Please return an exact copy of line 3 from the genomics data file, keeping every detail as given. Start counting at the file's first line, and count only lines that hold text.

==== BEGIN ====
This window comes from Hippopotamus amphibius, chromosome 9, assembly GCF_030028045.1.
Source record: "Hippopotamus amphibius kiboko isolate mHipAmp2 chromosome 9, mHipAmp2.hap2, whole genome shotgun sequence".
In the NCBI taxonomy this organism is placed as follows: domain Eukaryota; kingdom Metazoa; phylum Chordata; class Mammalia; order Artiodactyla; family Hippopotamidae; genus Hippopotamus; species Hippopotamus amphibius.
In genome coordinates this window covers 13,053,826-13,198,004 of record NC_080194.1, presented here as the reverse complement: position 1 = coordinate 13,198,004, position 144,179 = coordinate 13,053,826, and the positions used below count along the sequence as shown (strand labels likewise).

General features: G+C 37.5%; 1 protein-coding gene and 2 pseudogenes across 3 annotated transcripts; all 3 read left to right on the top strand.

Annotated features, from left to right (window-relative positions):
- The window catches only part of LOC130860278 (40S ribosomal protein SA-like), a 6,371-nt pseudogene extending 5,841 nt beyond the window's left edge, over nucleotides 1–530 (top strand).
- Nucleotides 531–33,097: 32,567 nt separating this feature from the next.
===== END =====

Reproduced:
In the NCBI taxonomy this organism is placed as follows: domain Eukaryota; kingdom Metazoa; phylum Chordata; class Mammalia; order Artiodactyla; family Hippopotamidae; genus Hippopotamus; species Hippopotamus amphibius.